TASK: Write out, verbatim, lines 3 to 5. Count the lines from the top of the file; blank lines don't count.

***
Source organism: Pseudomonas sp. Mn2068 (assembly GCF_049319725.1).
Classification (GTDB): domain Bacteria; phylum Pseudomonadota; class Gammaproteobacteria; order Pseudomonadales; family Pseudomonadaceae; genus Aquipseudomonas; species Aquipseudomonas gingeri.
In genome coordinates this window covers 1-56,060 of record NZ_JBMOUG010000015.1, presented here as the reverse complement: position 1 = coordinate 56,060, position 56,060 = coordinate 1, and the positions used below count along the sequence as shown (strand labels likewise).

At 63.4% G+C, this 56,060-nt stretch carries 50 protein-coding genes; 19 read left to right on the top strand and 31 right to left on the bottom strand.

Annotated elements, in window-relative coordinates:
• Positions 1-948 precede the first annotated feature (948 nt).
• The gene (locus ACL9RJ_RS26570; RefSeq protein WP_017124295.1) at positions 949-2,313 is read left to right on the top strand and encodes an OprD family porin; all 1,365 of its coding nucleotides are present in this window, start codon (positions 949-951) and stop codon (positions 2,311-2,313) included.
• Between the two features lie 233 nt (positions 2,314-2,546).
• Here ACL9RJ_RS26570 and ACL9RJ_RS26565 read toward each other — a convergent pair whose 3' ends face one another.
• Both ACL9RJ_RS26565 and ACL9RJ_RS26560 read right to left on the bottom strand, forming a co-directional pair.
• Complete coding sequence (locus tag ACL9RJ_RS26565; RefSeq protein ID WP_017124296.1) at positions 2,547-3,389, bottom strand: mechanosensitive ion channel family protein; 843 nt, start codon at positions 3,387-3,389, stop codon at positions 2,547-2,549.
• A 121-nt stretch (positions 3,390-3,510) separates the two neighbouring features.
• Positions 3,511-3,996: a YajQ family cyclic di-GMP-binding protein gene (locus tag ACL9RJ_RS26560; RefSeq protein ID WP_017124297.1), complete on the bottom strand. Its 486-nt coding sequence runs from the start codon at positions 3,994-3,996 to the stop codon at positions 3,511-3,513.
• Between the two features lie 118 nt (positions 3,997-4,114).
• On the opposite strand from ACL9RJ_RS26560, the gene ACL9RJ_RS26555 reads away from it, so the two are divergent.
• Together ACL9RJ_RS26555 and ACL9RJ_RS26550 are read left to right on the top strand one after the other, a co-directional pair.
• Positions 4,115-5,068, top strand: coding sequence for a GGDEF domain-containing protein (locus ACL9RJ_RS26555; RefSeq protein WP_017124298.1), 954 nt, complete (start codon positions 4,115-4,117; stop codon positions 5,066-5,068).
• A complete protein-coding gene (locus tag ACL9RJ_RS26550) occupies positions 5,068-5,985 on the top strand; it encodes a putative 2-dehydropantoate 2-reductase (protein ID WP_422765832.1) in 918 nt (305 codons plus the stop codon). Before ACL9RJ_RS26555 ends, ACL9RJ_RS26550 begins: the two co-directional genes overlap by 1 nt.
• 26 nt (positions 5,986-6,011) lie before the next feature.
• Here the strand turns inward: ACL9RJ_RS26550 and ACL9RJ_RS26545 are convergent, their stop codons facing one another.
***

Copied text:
In genome coordinates this window covers 1-56,060 of record NZ_JBMOUG010000015.1, presented here as the reverse complement: position 1 = coordinate 56,060, position 56,060 = coordinate 1, and the positions used below count along the sequence as shown (strand labels likewise).

At 63.4% G+C, this 56,060-nt stretch carries 50 protein-coding genes; 19 read left to right on the top strand and 31 right to left on the bottom strand.

Annotated elements, in window-relative coordinates: